This alone makes I2P a message-based system instead of
a circuit-based system as in Tor. However, the notion of
circuits and hops still exists. What is important to note is
that if two users who have both installed the I2P client
software, these users will be able to send information to
each other in fully encrypted format, and thus prevent end-
to-end attacks to non-global adversaries.
B. Tunnel and Communication amongst I2P Nodes
I2P utilizes a huge set of protocols, encryption standards,
and P2P concepts in order to achieve the highest levels of
anonymity for its users. This section describes I2P node and
user communication in details. However, it is important to
stop and visit two vital concepts in P2P networking and to
I2P, which are DHT and Kademlia.
C. DHT (Distributed Hashed Tables)
A hash table is a simple algorithm that given a hash
function and a certain input, then a unique output
(depending on the hash function) is derived. Hash functions
are extremely efficient in locating values that correspond to
a certain input, and the notion of buckets is used to indicate
many values a hash function could outputted to when a
single input is used. A DHT is a similar concept for
decentralized distributed systems whereby one is able to
lookup information in a distributed system efficiently.
Given two pairs of information (name, value) which are
stored in a DHT, participating nodes can work together in
maintaining and mapping these pair of information amongst
each other with minimal amount of resource and network
overhead. DHT was crafted after being inspired from
inefficient distributed lookup services found in P2P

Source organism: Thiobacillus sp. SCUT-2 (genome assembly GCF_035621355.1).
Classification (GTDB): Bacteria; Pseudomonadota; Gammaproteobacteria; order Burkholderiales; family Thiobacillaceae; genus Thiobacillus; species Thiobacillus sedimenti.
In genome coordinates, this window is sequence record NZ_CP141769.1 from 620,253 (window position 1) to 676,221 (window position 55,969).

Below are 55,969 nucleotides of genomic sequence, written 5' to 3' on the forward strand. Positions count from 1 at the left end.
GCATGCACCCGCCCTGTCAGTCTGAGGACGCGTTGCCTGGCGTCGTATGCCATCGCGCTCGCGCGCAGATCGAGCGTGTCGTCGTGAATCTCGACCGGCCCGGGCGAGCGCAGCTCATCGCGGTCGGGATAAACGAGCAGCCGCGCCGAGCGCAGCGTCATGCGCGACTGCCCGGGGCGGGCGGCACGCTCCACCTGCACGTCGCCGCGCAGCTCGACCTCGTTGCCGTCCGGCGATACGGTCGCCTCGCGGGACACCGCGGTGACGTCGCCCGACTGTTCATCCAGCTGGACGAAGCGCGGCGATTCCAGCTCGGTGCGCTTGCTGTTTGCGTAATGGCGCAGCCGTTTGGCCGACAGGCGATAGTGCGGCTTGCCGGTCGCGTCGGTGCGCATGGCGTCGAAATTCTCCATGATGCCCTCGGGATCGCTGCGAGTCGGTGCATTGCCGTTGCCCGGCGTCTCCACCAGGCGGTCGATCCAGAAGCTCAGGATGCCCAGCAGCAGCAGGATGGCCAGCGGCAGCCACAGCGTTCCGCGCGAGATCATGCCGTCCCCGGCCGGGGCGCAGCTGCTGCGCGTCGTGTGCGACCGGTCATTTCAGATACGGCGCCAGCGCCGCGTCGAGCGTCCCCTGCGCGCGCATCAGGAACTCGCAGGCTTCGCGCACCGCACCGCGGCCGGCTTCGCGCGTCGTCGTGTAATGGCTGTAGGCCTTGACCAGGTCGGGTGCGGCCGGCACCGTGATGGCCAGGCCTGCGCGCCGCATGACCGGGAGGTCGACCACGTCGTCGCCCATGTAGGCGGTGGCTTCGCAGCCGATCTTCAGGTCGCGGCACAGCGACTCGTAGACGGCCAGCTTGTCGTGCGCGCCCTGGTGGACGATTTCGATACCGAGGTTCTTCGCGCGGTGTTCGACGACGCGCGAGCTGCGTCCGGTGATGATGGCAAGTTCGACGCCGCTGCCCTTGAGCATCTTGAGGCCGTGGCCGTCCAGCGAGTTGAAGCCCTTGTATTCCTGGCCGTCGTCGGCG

implementations at the time. These P2P implementations
where mainly focused at locating resources or files in
distributed systems whereby three methodologies were
1) Centralized Indexed System: a central system was
assigned whereby participating nodes pushed
whatever resource listing they had to this system.
The central node then performed indexing on this
information and any user who wished to locate data
present on the distributed nodes queried the central
system for the location of data. A similar system
that received its 15 minutes of fame was Napster
that later faced enormous slowdowns as the size of
the files and data increased.
2) Flooded Query System: is another system that
required for each query, a user issued, to be
distributed to all participating nodes in the system.
Although this might reveal the most updated results
since no central system performance or update
delays might occur; however, allowing such a
system to scale was improbable since as the
number of search queries increases and as the
number of nodes increases, the number of
broadcasts and replies also increase. Gnutella is an
example of such a P2P system.
3) Heuristic Key Based Routing: was utilized by
Freenet, whereby a resource was associated with a
key and resources with similar keys are located in a
cluster or group of similar nodes. So based on the
key a user issues, a key based routing is
implemented and the query is directed to these set
of nodes instead of being broadcasted to all nodes,
or a centralized system.
DHT was developed to overcome the above points and is
characterized by the following:
1) Decentralization: each node is an independent node
that does not rely on a centralized system for
coordinating tasks and locating information.
2) Scalability: A DHT system is able to scale highly
(millions of nodes) while keeping its phenomenal
and efficient search capabilities as is.
3) Fault Tolerance: nodes in a DHT system may join
and leave the system while keeping all stored
information in the system intact.
4) Performance: Given n nodes in a system, then as
the number of nodes increases or decreases, the
system is able to retrieve information in the
O(logn) (Big O notation).
DHTs received a great deal of attention by many
academic institutes for which implementations like Chord,
Kademlia, CAN, Pastry and Tapestry where developed. The
implementations differ in some details; however, the overall
concept is the same whereby three components are
identified: keyspace, keyspace partitioning, and overlay
A keyspace is a set of sequence of bits of a certain fixed